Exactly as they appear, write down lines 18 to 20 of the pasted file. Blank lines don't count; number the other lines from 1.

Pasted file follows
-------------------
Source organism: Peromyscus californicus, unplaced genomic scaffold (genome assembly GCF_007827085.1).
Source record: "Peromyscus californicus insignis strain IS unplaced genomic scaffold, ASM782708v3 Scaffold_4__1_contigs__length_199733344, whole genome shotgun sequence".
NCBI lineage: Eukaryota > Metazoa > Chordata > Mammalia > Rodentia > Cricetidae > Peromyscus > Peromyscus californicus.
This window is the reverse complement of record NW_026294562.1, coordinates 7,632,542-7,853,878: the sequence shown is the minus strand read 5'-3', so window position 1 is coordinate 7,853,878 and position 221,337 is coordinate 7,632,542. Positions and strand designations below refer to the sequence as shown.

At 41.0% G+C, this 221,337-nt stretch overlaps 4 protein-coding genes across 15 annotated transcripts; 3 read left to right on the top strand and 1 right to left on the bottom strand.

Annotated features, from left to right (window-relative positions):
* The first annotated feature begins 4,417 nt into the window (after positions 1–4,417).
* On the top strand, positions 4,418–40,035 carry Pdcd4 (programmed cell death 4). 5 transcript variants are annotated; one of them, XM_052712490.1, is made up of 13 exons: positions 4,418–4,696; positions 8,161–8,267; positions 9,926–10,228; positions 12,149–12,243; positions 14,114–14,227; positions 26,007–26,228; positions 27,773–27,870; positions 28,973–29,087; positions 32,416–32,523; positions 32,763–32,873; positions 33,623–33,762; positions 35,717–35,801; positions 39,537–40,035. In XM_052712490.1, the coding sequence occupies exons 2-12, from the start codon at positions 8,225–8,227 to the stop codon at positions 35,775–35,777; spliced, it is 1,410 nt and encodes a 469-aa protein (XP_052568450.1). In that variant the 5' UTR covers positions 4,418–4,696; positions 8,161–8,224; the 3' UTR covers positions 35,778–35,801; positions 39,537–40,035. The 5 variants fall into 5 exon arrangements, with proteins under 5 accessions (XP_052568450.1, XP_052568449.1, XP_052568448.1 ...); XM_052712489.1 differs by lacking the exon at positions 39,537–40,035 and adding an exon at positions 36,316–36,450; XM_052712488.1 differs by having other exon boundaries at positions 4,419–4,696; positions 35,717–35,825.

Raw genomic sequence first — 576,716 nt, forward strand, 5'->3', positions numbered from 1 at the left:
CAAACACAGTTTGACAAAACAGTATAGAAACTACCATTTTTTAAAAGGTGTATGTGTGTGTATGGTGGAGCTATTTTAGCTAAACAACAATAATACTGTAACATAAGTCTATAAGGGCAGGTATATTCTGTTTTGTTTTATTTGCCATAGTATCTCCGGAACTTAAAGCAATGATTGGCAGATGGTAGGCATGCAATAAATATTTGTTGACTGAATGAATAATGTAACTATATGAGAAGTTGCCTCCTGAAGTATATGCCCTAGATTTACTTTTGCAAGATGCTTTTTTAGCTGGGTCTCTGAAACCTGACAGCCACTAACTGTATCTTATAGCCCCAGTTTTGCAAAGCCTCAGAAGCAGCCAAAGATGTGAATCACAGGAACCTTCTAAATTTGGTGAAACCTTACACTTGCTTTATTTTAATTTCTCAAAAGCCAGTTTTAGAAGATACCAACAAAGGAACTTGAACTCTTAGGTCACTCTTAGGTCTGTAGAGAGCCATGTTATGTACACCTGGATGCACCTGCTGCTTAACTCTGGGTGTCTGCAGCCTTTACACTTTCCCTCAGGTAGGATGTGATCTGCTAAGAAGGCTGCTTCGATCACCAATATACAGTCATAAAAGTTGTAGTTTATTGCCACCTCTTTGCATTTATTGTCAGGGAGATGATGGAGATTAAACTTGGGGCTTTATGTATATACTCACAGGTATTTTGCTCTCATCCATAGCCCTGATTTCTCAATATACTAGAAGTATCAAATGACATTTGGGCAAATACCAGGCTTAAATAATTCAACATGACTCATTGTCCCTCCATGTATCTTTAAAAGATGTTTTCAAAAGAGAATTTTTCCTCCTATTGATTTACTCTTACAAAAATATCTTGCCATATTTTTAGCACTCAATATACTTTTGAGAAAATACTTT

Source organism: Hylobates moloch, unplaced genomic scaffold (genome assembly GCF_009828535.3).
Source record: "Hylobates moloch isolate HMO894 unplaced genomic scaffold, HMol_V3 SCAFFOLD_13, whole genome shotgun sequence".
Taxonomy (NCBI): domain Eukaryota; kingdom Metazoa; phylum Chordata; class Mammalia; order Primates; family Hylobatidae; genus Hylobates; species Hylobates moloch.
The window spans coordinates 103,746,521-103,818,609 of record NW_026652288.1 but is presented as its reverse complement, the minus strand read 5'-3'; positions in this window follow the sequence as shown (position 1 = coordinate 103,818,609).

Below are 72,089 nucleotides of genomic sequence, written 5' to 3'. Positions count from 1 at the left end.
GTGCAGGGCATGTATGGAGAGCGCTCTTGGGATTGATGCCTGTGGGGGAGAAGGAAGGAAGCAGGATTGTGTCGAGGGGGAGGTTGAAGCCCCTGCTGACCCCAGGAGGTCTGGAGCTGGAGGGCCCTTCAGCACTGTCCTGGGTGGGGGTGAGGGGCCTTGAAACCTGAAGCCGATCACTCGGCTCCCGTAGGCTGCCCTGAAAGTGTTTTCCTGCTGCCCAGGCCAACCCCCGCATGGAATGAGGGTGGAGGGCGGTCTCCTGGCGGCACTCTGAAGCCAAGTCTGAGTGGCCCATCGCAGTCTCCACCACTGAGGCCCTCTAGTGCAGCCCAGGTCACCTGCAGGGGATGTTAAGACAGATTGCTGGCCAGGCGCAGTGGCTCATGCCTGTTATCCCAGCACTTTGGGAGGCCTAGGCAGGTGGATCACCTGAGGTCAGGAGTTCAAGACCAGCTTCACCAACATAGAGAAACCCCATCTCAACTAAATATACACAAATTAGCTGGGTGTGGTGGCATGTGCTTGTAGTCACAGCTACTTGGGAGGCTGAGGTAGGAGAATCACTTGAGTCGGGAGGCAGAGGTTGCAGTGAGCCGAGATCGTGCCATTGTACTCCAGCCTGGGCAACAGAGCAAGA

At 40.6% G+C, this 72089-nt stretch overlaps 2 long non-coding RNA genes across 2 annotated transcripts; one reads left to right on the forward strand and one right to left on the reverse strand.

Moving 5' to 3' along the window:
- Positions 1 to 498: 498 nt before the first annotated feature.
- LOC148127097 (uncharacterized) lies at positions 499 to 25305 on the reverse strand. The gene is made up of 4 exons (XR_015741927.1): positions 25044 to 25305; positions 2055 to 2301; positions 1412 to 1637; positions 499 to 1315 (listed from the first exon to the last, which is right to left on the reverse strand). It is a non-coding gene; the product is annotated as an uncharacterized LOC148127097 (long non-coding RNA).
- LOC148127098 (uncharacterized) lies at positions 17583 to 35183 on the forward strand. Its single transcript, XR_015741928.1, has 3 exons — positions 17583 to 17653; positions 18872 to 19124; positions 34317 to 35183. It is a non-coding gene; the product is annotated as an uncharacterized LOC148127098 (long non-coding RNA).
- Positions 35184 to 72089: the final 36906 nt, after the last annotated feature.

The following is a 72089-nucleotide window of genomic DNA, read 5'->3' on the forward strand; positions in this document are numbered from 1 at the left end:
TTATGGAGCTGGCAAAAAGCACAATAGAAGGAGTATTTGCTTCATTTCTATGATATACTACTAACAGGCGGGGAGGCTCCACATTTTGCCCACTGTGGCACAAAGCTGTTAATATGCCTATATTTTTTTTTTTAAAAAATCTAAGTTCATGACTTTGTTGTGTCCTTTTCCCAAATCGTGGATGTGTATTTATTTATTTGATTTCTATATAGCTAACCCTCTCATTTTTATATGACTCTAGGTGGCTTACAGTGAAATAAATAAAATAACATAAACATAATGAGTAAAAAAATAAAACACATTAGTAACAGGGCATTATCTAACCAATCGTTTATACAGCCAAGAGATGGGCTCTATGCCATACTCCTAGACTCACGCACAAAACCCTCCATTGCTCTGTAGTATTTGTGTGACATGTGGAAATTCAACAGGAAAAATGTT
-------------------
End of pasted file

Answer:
Moving 5' to 3' along the window:
- Positions 1 to 498: 498 nt before the first annotated feature.
- LOC148127097 (uncharacterized) lies at positions 499 to 25305 on the reverse strand. The gene is made up of 4 exons (XR_015741927.1): positions 25044 to 25305; positions 2055 to 2301; positions 1412 to 1637; positions 499 to 1315 (listed from the first exon to the last, which is right to left on the reverse strand). It is a non-coding gene; the product is annotated as an uncharacterized LOC148127097 (long non-coding RNA).